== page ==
The fourth;is the case when the notion of a whole and its parts is not applied to things, but to rights: thus a man's whole property may be viewed as a unit, or as a universitas, which compre­hends, the several rights that he has to the several



material things which form the ideal unit of big property.

In this way we arrive at the correct notion of a universitas of persons, which is the notion of a fictitious person imagined for certain purposes, as the notion of a universitas of independent material things is the notion of a fictitious thing, imagined for certain purposes.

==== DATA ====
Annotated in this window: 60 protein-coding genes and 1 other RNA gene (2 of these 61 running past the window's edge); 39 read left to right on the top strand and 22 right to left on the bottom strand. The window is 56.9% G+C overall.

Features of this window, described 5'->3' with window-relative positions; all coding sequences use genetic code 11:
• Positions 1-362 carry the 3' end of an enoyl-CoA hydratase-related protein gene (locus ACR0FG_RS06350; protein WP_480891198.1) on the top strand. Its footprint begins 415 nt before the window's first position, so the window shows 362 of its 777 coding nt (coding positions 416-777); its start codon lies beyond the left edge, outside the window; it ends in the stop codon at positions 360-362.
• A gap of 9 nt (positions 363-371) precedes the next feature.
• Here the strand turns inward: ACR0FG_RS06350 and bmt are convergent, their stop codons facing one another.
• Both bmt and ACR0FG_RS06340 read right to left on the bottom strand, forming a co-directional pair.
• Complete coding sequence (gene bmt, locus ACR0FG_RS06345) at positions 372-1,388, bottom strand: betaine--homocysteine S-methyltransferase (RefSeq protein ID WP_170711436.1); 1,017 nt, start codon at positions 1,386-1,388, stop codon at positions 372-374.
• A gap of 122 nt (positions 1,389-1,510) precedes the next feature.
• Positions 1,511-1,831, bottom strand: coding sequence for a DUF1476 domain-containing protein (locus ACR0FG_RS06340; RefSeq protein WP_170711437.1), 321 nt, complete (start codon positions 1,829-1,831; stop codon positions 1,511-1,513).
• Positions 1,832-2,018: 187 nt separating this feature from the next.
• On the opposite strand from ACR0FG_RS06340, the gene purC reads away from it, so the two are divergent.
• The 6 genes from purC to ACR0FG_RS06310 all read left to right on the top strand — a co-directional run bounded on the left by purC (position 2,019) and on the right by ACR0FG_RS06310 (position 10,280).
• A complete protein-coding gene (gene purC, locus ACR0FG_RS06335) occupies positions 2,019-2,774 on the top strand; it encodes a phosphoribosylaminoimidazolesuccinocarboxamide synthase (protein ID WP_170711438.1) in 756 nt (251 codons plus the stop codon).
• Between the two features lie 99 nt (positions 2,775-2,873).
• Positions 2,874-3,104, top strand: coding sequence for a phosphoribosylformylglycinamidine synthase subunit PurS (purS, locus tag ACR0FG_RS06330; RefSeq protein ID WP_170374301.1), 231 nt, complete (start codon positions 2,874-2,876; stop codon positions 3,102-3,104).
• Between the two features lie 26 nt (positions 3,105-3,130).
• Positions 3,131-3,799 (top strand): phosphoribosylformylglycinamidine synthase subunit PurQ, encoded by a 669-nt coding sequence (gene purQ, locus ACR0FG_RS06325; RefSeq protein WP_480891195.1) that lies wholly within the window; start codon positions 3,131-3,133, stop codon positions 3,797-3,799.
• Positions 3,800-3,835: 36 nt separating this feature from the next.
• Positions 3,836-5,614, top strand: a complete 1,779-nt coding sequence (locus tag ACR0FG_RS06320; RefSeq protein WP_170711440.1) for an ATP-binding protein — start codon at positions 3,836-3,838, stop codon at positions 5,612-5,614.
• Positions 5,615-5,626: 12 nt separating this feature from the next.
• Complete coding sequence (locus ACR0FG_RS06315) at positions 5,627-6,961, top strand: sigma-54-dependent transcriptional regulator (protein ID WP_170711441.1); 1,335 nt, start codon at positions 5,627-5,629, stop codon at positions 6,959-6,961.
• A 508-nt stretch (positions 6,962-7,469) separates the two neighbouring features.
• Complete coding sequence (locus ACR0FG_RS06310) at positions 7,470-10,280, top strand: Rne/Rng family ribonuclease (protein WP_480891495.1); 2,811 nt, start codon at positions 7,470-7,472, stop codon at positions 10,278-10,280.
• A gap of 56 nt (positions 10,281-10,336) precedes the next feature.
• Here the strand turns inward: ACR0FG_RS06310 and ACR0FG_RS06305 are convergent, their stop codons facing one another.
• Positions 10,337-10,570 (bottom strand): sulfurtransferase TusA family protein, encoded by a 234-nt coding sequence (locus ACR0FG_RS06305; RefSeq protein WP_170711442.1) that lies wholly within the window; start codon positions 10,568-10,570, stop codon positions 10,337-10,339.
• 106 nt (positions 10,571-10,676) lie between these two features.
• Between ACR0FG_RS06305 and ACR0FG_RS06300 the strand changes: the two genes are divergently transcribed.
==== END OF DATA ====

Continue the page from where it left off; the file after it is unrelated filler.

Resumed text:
A single person only can properly be viewed as the subject of rights and duties ; but the notion of legal capacity may by a fiction be extended to an imaginary person, to a universitas personarum, but the fictitious person is not a unit composed of the real persons : it is a name in which the several persons or a majority may act for certain permanent purposes. The purpose itself is sometimes the fictitious person, as when property is given for the service of religion, whether it is administered by one person or several persons. Such juristical persons have certain legal capacities as individuals have ; but their legal capacities are limited to property as their object. It is true that the Ro­mans often considered persons as a collective unity, simply because they all exercised the same functions: thus they speak of the Collegium of the consuls [collegium], and of the Tribuni Plebis. In like manner they say that the Duum­viri of a municipum are to be viewed as one person. (Dig. 50. tit. 1. s. 25). But these fictitious unities have only reference to Jus Publicum, and they have no necessary connection with juristical persons, the essential character of which is the capacity to have and acquire property by some name.